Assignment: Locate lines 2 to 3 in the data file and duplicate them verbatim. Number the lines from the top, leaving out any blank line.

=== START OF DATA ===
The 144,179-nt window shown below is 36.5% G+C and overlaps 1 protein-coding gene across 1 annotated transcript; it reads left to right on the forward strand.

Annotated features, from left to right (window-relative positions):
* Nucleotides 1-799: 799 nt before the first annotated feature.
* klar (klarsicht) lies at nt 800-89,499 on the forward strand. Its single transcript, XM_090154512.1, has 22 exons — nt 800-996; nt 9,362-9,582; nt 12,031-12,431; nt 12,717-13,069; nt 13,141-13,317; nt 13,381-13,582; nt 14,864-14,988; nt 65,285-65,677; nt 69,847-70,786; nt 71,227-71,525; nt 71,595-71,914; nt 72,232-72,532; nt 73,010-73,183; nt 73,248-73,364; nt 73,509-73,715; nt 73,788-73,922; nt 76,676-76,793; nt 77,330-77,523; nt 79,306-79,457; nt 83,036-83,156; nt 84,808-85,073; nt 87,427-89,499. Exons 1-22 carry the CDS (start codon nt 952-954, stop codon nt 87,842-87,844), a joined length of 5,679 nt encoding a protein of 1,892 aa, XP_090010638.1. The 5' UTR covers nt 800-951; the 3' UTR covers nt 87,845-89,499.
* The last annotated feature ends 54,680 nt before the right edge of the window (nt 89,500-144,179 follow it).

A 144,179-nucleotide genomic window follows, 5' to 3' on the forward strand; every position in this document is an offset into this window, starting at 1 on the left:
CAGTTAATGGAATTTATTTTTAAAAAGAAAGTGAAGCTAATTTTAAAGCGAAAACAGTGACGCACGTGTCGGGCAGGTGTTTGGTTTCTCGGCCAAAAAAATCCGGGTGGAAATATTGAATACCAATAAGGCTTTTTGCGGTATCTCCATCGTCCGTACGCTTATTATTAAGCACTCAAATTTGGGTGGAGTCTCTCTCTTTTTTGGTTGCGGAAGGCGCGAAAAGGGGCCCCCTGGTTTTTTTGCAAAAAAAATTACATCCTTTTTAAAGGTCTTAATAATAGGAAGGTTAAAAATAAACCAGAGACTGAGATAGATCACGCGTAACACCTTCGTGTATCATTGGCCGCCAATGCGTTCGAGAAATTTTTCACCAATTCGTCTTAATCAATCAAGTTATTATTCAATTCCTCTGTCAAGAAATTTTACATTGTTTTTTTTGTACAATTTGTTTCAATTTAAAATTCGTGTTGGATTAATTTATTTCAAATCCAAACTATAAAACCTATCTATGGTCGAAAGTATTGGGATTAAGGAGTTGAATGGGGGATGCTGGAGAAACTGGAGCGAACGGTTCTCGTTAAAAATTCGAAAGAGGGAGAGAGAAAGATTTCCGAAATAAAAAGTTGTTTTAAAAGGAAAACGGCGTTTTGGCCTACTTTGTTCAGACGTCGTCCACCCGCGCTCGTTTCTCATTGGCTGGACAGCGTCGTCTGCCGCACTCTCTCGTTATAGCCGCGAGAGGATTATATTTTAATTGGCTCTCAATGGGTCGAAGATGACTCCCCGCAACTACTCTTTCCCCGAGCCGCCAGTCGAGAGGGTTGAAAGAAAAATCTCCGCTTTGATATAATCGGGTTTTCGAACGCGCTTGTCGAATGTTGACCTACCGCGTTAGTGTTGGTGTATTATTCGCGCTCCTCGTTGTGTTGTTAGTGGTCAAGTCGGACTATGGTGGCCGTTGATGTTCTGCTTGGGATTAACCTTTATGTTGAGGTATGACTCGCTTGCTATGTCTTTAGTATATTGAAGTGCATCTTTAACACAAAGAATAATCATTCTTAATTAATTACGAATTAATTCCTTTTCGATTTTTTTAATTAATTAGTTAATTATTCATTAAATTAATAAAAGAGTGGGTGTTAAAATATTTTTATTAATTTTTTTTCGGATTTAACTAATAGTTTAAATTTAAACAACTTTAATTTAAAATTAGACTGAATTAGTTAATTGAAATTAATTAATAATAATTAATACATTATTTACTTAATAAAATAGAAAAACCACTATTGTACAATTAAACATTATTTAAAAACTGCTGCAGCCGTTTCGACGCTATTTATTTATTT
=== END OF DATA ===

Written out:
Annotated features, from left to right (window-relative positions):
* Nucleotides 1-799: 799 nt before the first annotated feature.